The time it takes for data to travel from its source to its destination is what we call Latency.
In networking, latency refers to the delay or lag that exist when a device sends a request or data packet and when the device receiving the request or packet responds.
Latency is an important factor in networking because it affects the performance of network-based applications.
Imagine you’re sending a message to a friend who lives far away. You send the message, and it takes some time to reach your friend’s phone.
Once your friend receives the message, they read it and send a reply back to you.
That reply also takes some time to reach you. The time it takes for your message to reach your friend’s phone, and for their reply to reach your phone, is what we call “latency” in networking.
It is typically measured in milliseconds (ms). Low latency means less delay, while high latency means more delay.
Here are some factors that affect latency
Network congestion is one of the causes of latency or delay in data transmission between devices. It happens when there is too much traffic on the network. It’s like when too many cars try to drive on a road at the same time, causing a traffic jam.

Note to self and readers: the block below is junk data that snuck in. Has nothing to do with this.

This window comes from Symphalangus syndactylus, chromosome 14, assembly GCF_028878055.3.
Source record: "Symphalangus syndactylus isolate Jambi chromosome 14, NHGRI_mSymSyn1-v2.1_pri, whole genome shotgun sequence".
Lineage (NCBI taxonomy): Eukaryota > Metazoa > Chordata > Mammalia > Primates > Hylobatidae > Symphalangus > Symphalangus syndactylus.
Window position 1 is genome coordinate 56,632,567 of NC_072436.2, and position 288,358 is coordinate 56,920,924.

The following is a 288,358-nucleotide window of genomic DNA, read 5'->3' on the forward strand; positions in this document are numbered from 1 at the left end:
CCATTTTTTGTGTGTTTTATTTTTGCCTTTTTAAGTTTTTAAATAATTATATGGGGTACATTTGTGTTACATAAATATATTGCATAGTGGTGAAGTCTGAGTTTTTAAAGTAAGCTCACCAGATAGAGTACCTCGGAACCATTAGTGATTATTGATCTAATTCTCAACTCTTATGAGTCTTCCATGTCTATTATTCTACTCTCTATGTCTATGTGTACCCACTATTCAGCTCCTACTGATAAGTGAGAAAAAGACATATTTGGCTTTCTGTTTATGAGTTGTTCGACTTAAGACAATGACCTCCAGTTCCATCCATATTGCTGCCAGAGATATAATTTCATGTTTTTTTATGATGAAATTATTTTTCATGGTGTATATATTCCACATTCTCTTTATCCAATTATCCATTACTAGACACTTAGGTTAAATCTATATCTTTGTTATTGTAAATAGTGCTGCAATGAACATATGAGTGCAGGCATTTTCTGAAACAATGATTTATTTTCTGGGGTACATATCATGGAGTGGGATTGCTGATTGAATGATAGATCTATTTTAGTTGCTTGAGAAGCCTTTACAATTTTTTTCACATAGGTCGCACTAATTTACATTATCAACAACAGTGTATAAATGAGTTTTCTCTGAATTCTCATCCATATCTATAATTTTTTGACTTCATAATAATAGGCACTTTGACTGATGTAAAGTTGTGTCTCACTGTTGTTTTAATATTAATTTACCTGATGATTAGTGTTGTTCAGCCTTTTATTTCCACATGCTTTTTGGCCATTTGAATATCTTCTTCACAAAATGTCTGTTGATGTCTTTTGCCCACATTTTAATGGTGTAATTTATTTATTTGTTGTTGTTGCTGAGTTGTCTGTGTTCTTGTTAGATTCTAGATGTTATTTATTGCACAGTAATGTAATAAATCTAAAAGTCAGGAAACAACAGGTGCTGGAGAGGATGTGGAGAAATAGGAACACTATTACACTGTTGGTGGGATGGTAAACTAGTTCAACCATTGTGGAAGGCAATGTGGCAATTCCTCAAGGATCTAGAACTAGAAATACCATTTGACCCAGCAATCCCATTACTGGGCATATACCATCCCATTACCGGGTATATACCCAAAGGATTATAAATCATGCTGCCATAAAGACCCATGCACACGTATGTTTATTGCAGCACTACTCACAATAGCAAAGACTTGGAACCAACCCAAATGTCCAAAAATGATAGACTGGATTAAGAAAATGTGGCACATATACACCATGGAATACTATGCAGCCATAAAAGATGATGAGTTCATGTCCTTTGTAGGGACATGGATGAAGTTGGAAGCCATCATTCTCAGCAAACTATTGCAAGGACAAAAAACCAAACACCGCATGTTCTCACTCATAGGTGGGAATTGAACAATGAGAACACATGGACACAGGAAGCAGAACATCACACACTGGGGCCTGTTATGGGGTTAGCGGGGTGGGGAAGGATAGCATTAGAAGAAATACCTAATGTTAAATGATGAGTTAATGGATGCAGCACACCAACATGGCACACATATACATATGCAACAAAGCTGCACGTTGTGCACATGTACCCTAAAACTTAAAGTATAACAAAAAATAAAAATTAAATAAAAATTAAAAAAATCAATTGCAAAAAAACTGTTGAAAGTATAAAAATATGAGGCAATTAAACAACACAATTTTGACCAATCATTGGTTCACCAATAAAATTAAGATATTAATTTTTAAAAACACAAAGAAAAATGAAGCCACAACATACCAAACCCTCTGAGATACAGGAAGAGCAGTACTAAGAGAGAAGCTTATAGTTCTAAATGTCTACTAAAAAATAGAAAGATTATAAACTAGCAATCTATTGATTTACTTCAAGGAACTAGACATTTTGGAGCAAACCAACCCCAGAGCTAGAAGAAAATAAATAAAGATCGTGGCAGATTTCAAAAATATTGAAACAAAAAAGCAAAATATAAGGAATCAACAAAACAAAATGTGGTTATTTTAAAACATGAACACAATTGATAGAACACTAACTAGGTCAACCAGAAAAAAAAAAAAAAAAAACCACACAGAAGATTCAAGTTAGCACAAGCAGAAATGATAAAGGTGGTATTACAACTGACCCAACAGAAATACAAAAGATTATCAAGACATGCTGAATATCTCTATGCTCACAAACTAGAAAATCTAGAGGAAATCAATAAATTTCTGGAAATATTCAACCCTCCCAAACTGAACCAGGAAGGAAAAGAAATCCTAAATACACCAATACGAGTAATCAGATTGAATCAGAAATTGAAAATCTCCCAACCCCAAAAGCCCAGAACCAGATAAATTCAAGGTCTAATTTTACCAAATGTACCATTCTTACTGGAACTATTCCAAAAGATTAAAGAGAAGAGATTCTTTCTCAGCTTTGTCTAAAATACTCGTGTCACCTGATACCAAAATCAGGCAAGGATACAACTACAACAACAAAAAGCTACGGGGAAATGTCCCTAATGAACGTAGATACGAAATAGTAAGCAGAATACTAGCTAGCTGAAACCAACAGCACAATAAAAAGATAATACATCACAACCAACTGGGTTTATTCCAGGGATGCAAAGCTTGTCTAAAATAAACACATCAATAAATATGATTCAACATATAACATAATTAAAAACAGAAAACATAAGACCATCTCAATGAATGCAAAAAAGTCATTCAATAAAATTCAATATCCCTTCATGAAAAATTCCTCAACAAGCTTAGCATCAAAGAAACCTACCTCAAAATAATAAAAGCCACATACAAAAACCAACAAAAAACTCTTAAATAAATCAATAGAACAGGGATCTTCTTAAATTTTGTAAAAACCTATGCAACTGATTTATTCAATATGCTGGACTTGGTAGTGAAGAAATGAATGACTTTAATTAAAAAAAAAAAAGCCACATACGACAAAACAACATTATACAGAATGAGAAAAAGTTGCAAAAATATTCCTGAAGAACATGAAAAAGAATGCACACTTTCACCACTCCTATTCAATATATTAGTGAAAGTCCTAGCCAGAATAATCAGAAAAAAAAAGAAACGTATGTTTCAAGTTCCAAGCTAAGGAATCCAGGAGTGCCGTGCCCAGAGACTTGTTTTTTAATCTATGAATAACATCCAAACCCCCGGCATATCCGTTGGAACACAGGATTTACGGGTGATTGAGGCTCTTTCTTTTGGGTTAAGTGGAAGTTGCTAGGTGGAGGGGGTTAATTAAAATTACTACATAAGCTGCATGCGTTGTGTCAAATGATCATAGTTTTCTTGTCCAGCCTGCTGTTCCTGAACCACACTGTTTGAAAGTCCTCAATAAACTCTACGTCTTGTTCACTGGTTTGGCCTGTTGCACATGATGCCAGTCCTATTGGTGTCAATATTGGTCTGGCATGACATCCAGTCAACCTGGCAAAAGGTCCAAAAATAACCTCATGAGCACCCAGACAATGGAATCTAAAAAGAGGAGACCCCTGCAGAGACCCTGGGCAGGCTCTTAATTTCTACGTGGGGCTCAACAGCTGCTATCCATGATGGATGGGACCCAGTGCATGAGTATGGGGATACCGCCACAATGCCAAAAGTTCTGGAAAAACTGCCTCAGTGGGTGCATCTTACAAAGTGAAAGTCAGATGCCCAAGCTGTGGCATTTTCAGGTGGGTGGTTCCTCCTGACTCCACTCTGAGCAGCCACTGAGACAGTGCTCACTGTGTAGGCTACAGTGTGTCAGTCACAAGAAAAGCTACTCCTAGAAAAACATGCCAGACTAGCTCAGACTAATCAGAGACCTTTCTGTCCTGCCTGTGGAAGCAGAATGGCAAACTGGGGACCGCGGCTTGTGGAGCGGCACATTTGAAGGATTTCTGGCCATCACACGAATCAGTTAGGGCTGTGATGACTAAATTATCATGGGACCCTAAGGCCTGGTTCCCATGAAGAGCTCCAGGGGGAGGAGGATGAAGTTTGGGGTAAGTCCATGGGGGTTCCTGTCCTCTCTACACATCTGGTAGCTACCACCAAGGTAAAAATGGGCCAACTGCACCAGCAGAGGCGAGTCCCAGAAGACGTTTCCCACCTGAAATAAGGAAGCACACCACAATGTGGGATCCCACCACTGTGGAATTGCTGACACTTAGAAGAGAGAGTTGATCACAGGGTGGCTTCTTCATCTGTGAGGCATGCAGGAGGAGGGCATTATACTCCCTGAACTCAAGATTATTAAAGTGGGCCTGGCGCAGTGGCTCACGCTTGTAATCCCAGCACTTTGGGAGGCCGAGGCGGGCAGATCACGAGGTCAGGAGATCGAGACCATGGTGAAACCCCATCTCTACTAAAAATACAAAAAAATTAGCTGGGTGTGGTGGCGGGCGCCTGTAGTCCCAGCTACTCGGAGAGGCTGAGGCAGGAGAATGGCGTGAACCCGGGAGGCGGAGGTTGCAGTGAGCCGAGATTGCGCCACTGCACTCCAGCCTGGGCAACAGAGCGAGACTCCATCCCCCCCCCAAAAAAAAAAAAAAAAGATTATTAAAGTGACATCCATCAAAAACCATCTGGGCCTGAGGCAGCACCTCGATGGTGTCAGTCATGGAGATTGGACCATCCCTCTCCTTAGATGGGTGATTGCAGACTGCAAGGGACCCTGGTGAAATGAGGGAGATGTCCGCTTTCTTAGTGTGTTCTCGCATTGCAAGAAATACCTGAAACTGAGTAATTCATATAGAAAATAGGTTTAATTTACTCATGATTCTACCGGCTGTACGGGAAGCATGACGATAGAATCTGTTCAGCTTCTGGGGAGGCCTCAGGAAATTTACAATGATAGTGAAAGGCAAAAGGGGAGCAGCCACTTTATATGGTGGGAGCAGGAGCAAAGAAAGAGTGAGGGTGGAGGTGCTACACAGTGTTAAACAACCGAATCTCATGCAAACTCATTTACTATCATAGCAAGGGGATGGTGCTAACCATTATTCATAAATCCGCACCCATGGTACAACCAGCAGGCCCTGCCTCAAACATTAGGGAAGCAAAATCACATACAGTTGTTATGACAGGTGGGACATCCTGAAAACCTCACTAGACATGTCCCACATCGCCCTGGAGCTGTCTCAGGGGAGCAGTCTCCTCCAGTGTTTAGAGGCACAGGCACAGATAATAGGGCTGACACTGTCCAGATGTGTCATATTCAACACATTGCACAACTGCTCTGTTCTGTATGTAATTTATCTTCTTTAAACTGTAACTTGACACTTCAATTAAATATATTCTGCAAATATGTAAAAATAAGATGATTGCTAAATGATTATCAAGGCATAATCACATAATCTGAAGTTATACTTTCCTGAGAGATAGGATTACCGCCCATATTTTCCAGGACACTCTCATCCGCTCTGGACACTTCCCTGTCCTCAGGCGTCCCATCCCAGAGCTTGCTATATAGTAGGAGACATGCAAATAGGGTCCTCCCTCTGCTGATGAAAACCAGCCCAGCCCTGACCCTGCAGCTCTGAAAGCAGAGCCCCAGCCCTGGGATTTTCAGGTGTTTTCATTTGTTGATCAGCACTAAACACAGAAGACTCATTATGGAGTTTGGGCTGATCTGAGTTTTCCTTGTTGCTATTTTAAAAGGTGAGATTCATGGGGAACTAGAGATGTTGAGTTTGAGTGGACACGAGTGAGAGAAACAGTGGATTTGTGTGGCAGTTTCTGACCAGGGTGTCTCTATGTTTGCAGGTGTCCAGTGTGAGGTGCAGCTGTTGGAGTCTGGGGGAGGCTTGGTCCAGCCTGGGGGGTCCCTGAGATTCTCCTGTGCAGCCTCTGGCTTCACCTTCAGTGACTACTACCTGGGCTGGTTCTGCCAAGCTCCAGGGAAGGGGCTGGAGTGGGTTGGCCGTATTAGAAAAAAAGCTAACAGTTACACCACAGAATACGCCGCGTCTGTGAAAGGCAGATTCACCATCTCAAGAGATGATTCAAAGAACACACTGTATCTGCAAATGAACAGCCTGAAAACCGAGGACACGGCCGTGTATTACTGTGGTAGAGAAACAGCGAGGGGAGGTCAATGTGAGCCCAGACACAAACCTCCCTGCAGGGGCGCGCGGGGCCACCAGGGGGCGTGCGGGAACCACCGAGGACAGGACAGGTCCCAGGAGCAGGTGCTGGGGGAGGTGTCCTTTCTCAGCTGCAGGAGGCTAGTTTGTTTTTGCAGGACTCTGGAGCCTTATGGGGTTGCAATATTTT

Another factor that affects how fast data can be sent and received is the distance between the devices that are communicating. If they are too far apart, it can take longer for the data to travel between them.
The quality and performance of the network hardware and software also plays a role in how fast data can be transmitted.
This includes stuffs like the cables, routers, switches, and other devices that make up the network. If these components are not working properly, it can slow down the network.
The type of network protocol being used can also affect how fast data can be transmitted.
A network protocol is like a set of rules that computers use to communicate with each other.
Some protocols are faster than others, so choosing the right one can help to improve network performance.
For example, in real-time communication like video game streaming, UDP is used while in non-real-time communication, TCP is used.
Low latency (or low delay) is important for real-time applications such as online gaming, video conferencing, and financial trading, where even small delays can have significant consequences.
There are several ways to reduce latency in networking, which in turn will increase the quality and performance at which data is transferred.